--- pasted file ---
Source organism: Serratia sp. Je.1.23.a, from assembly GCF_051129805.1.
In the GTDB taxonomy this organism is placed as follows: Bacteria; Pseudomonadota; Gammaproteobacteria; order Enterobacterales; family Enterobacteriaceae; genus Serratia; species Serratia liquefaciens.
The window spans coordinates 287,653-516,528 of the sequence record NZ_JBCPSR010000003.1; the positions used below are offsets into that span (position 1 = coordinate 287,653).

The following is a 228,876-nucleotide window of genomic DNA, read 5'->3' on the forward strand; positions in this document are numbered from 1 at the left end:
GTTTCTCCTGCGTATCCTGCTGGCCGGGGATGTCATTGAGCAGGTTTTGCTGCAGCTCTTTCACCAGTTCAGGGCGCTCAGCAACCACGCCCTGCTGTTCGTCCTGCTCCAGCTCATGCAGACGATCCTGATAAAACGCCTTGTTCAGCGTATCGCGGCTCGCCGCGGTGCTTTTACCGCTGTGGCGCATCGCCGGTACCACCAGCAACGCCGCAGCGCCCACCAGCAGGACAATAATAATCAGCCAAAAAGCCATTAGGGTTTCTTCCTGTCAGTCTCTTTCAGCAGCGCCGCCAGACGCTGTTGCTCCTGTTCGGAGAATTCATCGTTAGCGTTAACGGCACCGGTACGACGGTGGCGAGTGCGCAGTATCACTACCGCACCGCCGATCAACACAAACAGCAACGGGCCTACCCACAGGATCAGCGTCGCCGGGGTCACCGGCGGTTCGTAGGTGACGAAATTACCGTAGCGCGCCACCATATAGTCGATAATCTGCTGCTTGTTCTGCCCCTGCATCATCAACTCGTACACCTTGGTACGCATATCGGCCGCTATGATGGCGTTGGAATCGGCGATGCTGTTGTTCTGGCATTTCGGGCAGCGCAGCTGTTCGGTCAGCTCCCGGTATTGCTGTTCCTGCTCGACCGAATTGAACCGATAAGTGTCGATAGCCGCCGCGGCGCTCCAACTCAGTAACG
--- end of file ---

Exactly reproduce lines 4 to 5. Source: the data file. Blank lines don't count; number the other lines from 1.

The following is a 228,876-nucleotide window of genomic DNA, read 5'->3' on the forward strand; positions in this document are numbered from 1 at the left end:
GTTTCTCCTGCGTATCCTGCTGGCCGGGGATGTCATTGAGCAGGTTTTGCTGCAGCTCTTTCACCAGTTCAGGGCGCTCAGCAACCACGCCCTGCTGTTCGTCCTGCTCCAGCTCATGCAGACGATCCTGATAAAACGCCTTGTTCAGCGTATCGCGGCTCGCCGCGGTGCTTTTACCGCTGTGGCGCATCGCCGGTACCACCAGCAACGCCGCAGCGCCCACCAGCAGGACAATAATAATCAGCCAAAAAGCCATTAGGGTTTCTTCCTGTCAGTCTCTTTCAGCAGCGCCGCCAGACGCTGTTGCTCCTGTTCGGAGAATTCATCGTTAGCGTTAACGGCACCGGTACGACGGTGGCGAGTGCGCAGTATCACTACCGCACCGCCGATCAACACAAACAGCAACGGGCCTACCCACAGGATCAGCGTCGCCGGGGTCACCGGCGGTTCGTAGGTGACGAAATTACCGTAGCGCGCCACCATATAGTCGATAATCTGCTGCTTGTTCTGCCCCTGCATCATCAACTCGTACACCTTGGTACGCATATCGGCCGCTATGATGGCGTTGGAATCGGCGATGCTGTTGTTCTGGCATTTCGGGCAGCGCAGCTGTTCGGTCAGCTCCCGGTATTGCTGTTCCTGCTCGACCGAATTGAACCGATAAGTGTCGATAGCCGCCGCGGCGCTCCAACTCAGTAACG